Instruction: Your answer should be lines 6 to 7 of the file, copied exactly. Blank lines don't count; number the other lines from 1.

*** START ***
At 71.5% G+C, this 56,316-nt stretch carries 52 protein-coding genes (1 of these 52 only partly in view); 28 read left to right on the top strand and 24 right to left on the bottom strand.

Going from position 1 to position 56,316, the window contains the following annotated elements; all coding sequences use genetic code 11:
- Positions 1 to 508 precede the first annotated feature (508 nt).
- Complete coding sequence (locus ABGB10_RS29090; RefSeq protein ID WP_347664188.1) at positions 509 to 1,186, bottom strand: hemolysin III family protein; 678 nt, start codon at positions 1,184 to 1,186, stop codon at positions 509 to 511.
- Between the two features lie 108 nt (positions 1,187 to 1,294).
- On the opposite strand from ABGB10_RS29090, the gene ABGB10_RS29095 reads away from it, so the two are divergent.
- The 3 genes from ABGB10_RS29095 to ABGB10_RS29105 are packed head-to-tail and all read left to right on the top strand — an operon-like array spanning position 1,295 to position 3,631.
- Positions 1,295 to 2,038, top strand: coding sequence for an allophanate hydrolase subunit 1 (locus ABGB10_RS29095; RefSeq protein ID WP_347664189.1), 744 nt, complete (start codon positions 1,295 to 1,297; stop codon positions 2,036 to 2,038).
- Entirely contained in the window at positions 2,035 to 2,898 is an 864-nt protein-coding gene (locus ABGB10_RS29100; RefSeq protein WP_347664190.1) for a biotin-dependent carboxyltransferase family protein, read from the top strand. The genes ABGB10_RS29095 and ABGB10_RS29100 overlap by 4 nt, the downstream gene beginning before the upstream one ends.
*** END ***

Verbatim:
- On the opposite strand from ABGB10_RS29090, the gene ABGB10_RS29095 reads away from it, so the two are divergent.
- The 3 genes from ABGB10_RS29095 to ABGB10_RS29105 are packed head-to-tail and all read left to right on the top strand — an operon-like array spanning position 1,295 to position 3,631.